“And Elkanah with his entire household went up [to Shiloh] to offer his yearly sacrifices and vow to G‑d. But Hannah did not go up, for she said to her husband, ‘[I will remain at home] until the boy is weaned, then I shall bring him.’"

Hannah had three choices:

1) To take Samuel with her to Shiloh and hire servants and nurses to supervise him and insure that the journey should not affect his health.

2) To leave Samuel at home with a devoted nurse and accompany her husband to Shiloh.

3) To remain at home and care for the child herself. She chose the third option, despite the rich spiritual rewards of a journey to Shiloh for one who was, after all, a prophetess.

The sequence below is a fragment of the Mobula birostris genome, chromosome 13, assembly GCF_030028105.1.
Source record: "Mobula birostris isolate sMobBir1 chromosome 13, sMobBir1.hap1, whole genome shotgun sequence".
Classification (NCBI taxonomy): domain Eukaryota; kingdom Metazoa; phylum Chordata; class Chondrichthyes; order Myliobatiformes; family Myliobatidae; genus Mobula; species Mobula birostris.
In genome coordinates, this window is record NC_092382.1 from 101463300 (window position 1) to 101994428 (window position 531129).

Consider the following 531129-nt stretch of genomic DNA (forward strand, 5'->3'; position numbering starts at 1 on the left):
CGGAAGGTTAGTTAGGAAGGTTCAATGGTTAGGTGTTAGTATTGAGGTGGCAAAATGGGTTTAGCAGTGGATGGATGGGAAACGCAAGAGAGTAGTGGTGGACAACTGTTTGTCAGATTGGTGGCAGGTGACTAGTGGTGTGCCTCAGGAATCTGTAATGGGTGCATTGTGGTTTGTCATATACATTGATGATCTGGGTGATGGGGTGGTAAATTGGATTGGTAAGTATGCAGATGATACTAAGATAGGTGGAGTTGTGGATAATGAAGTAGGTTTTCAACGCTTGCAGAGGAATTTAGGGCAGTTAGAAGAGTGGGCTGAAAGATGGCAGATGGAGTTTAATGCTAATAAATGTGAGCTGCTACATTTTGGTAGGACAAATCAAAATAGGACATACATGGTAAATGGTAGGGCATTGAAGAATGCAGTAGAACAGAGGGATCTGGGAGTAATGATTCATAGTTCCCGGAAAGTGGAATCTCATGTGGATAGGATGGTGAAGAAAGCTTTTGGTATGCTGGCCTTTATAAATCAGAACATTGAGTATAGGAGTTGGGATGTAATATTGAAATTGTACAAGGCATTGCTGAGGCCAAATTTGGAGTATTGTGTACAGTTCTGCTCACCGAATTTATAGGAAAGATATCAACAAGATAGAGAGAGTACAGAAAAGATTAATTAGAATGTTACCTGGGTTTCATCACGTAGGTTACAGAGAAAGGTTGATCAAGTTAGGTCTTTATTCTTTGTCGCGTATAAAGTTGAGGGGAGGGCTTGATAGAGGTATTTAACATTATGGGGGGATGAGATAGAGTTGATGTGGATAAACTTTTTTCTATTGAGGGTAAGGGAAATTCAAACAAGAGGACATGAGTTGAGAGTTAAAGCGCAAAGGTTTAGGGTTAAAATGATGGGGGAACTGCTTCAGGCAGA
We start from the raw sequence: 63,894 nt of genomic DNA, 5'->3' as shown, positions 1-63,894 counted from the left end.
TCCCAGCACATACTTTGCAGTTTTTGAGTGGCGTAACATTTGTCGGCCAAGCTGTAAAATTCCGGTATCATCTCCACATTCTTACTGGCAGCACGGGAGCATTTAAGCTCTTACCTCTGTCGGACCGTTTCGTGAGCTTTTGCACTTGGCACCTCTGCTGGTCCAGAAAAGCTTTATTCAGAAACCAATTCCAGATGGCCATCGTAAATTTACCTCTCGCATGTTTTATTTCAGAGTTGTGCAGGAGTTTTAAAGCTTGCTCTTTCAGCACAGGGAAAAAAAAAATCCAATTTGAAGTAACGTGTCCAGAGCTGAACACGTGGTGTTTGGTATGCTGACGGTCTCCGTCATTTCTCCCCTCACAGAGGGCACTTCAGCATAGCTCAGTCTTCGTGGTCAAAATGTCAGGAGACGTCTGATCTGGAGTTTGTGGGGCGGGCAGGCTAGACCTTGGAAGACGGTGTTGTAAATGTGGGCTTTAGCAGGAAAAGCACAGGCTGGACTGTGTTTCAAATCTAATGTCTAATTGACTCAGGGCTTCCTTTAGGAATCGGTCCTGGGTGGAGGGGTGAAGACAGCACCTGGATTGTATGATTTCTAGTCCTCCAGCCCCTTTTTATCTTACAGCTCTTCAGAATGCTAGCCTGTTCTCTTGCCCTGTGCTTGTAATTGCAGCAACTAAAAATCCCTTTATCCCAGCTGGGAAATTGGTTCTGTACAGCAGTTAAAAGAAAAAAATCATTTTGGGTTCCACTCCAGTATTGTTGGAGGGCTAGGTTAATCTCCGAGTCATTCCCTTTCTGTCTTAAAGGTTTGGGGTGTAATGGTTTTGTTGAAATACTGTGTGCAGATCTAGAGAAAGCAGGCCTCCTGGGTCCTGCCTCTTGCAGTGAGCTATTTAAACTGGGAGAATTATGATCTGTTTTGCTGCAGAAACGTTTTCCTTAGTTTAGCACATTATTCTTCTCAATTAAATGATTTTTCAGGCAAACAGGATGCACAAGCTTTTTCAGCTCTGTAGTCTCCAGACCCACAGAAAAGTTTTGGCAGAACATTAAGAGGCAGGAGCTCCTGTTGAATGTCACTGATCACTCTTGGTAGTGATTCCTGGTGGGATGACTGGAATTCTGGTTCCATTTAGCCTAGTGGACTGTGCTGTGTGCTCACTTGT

There are women who strive to overcome a sense of inferiority and demonstrate that they are identical to men: able to hold a job, able to abandon the house early in the morning and return exhausted in the evening, and even able to join a minyan and be called up to the Torah. Such women should to take to heart Hannah’s declaration: “[I shall remain at home] until the boy is weaned, then I shall bring him”!

Contemporary society has embraced an ethic of giving supreme value to public life, especially the world of work. However, all vocations, no matter how status-conferring or “fulfilling” are secondary from the perspective that recognizes the importance of the life of the home, the principle site of the childhood development and the nucleus from which one’s Torah life radiates. As the foundation of the home, women have been given by G‑d something surpassing even a journey to Shiloh-the true eminence and greatness achieved by building a house on a Jewish foundation and educating children in Torah.

(Sichat 6 Tishrei 5734)